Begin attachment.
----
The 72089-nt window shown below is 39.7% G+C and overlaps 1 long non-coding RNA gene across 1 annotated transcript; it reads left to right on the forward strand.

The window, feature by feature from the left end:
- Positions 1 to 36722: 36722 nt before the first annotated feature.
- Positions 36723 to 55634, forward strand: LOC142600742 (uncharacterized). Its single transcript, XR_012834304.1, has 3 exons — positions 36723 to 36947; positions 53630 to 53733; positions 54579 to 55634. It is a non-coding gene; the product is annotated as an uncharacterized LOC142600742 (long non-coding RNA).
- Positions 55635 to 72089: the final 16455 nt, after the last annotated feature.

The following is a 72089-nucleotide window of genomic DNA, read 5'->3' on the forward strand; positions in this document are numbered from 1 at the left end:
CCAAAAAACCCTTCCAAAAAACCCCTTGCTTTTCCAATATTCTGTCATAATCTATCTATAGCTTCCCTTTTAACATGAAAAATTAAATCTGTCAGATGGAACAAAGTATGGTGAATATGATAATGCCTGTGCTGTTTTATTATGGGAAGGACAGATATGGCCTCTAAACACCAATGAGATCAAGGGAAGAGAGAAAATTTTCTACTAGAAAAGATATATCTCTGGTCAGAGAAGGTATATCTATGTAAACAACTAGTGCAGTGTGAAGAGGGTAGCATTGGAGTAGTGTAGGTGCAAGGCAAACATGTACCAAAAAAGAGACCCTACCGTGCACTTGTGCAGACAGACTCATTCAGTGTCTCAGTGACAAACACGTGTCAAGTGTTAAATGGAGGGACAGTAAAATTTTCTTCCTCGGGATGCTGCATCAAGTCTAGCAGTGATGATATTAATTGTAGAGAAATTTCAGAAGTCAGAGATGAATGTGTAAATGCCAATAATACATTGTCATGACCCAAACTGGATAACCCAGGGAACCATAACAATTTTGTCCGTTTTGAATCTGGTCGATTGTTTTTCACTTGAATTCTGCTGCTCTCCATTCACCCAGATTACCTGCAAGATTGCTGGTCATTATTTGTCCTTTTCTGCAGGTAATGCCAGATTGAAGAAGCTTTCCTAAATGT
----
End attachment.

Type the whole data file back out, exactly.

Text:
The 72089-nt window shown below is 39.7% G+C and overlaps 1 long non-coding RNA gene across 1 annotated transcript; it reads left to right on the forward strand.

The window, feature by feature from the left end:
- Positions 1 to 36722: 36722 nt before the first annotated feature.
- Positions 36723 to 55634, forward strand: LOC142600742 (uncharacterized). Its single transcript, XR_012834304.1, has 3 exons — positions 36723 to 36947; positions 53630 to 53733; positions 54579 to 55634. It is a non-coding gene; the product is annotated as an uncharacterized LOC142600742 (long non-coding RNA).
- Positions 55635 to 72089: the final 16455 nt, after the last annotated feature.

The following is a 72089-nucleotide window of genomic DNA, read 5'->3' on the forward strand; positions in this document are numbered from 1 at the left end:
CCAAAAAACCCTTCCAAAAAACCCCTTGCTTTTCCAATATTCTGTCATAATCTATCTATAGCTTCCCTTTTAACATGAAAAATTAAATCTGTCAGATGGAACAAAGTATGGTGAATATGATAATGCCTGTGCTGTTTTATTATGGGAAGGACAGATATGGCCTCTAAACACCAATGAGATCAAGGGAAGAGAGAAAATTTTCTACTAGAAAAGATATATCTCTGGTCAGAGAAGGTATATCTATGTAAACAACTAGTGCAGTGTGAAGAGGGTAGCATTGGAGTAGTGTAGGTGCAAGGCAAACATGTACCAAAAAAGAGACCCTACCGTGCACTTGTGCAGACAGACTCATTCAGTGTCTCAGTGACAAACACGTGTCAAGTGTTAAATGGAGGGACAGTAAAATTTTCTTCCTCGGGATGCTGCATCAAGTCTAGCAGTGATGATATTAATTGTAGAGAAATTTCAGAAGTCAGAGATGAATGTGTAAATGCCAATAATACATTGTCATGACCCAAACTGGATAACCCAGGGAACCATAACAATTTTGTCCGTTTTGAATCTGGTCGATTGTTTTTCACTTGAATTCTGCTGCTCTCCATTCACCCAGATTACCTGCAAGATTGCTGGTCATTATTTGTCCTTTTCTGCAGGTAATGCCAGATTGAAGAAGCTTTCCTAAATGT